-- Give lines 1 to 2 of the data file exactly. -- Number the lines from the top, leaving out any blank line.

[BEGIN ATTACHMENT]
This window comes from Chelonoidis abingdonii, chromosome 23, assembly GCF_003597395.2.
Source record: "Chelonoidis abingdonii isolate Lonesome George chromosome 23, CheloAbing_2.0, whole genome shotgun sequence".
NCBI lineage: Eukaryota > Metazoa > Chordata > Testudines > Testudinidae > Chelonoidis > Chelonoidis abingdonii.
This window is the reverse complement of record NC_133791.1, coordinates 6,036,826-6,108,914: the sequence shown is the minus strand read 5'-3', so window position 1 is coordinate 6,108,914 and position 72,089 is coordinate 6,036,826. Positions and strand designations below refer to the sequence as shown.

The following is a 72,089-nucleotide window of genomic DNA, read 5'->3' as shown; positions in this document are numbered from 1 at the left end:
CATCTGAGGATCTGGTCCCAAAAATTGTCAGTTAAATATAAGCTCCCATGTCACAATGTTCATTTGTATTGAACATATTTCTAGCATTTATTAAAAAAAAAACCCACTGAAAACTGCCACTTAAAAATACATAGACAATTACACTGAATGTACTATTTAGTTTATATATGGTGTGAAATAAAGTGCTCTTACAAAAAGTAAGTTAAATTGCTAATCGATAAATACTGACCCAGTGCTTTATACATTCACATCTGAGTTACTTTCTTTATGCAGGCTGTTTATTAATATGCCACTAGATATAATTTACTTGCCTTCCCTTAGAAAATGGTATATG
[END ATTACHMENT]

This window comes from Chelonoidis abingdonii, chromosome 23, assembly GCF_003597395.2.
Source record: "Chelonoidis abingdonii isolate Lonesome George chromosome 23, CheloAbing_2.0, whole genome shotgun sequence".